- 70 claimed lumens
- 2h 30min reported battery life
- 46 g
- flashing mode
- no pulse mode
- 2 brightness levels
- Included mounts: Strap
The Quasar is a new low-cost safety/visibility light series from Serfas, similar to their mid-range Thunderbolt series but at a more affordable price point.
Series review: A low-cost take on Serfas' popular COB LED technology
Review by Nathan Hinkle, Feb. 29, 2016, 6 a.m.
The Quasar lights are use the same chip-on-board (COB) LEDs as Serfas' popular Thunderbolt series, but come with a lower output and runtime. These lights are meant to be a budget-friendly choice for people who may ride at night infrequently, or who are typically riding in areas without much car traffic where a bright light with long runtime isn't necessary.
I tested both the headlight and taillight version, which emit up to 70 and 25 lumens respectively. Both the front and rear lights are nearly identical besides their color and output. Thanks to the array of COB LEDs the Quasar is visible from a wide angle, although it does lack dedicated side lighting. Operation of the lights is very simple. A single button on the backside of the light cycles through high, low, and flashing modes. The flash is unremarkable – a slow and simple on/off which is unlikely to bother sensitive eyes at night, but is also not as eye-catching as some other lights.
The light does not appear to be compatible with Serfas' standard interchangeable taillight mount used by its other taillight series. The mount is simple, with a rubber strap holding a square plastic bracket in place on the bike. The light has a long clip which slides through the bracket. The symmetrical bracket allows for the light to be mounted vertically or horizontally; personally, I prefer the horizontal mounting direction. Unfortunately, there is no way to change the angle of the mounting bracket. For the headlight this is fine; you can just rotate the strap on the handlebars to adjust the position of the light. When mounted under the seatpost though it presents a problem – the light points towards the ground at whatever angle the seatpost is at. This significantly reduces the amount of light being shined towards traffic behind the bike. Serfas states that this was a design decision to keep the cost of the product down; personally, I think it significantly decreases the appeal of the taillight.
Neither light is very visible in direct sunlight; when I took them out on a bright day the COB LEDs were quickly washed out. This isn't an issue I've had with other COB lights like the Thunderbolt, and I think it can be attributed to the lower density of LEDs used in the Quasar. A dense grid of LEDs is required to produce a light which stands out in the daytime. At night the lights work reasonably well as safety visibility lights (other than the angling issues with the taillight). The headlight isn't really bright enough or focused enough to illuminate a dark street though, so if you're riding away from streetlights you'll want something brighter.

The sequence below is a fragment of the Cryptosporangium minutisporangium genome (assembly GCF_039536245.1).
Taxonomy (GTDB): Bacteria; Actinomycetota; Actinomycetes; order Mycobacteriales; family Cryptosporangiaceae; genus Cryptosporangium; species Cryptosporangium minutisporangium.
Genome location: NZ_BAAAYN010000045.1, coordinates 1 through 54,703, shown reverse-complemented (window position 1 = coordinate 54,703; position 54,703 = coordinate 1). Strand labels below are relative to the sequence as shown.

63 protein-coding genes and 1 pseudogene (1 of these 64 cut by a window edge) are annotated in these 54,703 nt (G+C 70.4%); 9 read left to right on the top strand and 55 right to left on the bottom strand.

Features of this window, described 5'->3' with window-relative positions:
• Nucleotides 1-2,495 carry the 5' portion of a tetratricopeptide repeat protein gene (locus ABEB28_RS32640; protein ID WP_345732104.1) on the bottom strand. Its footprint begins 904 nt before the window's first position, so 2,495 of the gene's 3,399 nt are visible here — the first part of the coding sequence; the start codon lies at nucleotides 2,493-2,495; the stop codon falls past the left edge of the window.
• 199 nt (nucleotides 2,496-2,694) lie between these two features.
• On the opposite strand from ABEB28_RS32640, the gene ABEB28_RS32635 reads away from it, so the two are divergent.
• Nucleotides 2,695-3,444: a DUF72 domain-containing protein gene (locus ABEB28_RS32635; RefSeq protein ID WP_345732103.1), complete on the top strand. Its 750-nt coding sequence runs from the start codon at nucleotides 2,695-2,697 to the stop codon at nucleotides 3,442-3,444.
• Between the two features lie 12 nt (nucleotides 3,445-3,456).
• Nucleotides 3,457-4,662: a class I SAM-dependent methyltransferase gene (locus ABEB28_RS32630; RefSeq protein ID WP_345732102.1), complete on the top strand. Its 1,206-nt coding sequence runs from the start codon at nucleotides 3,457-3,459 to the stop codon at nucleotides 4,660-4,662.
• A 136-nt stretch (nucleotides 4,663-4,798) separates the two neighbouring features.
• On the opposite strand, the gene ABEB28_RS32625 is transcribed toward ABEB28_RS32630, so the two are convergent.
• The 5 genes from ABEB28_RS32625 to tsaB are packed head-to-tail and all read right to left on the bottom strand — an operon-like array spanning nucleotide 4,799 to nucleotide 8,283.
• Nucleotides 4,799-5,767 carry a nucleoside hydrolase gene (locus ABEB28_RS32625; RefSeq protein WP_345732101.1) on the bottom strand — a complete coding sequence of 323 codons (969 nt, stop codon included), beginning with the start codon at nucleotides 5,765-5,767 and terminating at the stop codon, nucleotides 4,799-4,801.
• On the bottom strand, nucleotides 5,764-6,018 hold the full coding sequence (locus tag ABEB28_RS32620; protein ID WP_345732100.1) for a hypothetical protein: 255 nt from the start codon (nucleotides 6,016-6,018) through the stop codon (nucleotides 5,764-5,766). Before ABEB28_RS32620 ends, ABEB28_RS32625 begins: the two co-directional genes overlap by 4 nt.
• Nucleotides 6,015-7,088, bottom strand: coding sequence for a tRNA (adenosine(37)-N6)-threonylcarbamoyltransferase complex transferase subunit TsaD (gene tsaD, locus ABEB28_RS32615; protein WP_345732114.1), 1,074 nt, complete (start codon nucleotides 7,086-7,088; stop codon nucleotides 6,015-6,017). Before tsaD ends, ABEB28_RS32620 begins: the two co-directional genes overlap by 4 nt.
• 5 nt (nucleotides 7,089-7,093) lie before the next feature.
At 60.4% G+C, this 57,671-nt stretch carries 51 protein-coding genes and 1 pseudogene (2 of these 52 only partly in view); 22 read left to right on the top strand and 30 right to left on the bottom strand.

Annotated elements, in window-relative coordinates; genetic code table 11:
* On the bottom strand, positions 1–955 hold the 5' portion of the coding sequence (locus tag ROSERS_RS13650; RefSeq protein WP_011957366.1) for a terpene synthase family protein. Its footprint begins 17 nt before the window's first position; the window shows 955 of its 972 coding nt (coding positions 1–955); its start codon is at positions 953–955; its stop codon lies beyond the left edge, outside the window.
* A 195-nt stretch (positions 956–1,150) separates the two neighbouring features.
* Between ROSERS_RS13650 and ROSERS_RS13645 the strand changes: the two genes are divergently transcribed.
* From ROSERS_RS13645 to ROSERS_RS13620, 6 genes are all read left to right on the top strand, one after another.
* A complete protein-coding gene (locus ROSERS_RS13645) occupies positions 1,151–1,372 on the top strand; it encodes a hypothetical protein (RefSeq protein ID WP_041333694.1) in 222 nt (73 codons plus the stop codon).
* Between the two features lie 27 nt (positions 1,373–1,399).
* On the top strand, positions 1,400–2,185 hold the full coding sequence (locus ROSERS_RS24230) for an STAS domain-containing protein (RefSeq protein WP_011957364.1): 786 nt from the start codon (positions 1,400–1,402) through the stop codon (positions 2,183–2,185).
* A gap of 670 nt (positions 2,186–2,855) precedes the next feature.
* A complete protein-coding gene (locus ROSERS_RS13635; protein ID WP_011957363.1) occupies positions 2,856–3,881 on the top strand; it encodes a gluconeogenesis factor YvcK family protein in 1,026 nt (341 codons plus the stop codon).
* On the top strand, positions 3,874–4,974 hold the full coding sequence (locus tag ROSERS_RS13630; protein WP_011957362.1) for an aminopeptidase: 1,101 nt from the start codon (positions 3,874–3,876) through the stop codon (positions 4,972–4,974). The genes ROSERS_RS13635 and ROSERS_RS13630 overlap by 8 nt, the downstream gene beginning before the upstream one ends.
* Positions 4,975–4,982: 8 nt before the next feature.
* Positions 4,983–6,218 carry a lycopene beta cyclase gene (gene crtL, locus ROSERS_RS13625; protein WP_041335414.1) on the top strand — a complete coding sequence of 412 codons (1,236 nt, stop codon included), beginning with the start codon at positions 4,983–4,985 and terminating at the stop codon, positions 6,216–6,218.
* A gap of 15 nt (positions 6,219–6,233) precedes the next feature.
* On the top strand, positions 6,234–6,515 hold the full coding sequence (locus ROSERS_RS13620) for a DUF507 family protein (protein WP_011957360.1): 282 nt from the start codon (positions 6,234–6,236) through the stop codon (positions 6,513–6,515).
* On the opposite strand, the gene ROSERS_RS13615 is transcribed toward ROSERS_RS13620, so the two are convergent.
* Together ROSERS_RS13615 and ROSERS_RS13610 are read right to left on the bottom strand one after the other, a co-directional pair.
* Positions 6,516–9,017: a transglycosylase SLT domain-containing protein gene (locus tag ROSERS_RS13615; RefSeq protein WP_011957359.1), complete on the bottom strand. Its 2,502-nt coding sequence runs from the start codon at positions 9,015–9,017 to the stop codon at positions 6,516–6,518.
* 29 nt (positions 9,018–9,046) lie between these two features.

The Quasar taillight exceeded my expectations in one particular application: seat bags. Many people like to mount a taillight to their seat bag, particularly on road bikes. Problem is, until recently, most decent taillights used a focused circular lens which creates a tight beam. That narrow beam is very visible when oriented correctly, but brightness quickly drops off when seen from different angles. It's nearly impossible to keep such lights from flopping around on a seat bag, significantly reducing their effectiveness. The Quasar taillight has a large clip which facilitates mounting on a seat bag, and is light-weight so it won't flop around or droop towards the ground. The wide-angle COB LEDs don't form the same tightly focused beam, making the light visible even when the bag sways around. As previously mentioned, the battery life and visibility aren't adequate to use this light all day for daylight visibility, but the Quasar taillight is a great option for weight-conscious road bikers who aren't quite sure if they'll get home by dark.
Overall, the Quasar achieves what it set out to do: offer a low-cost rechargeable safety light. They aren't the best lights available, but they aren't trying to be, and they achieve their modest purpose well.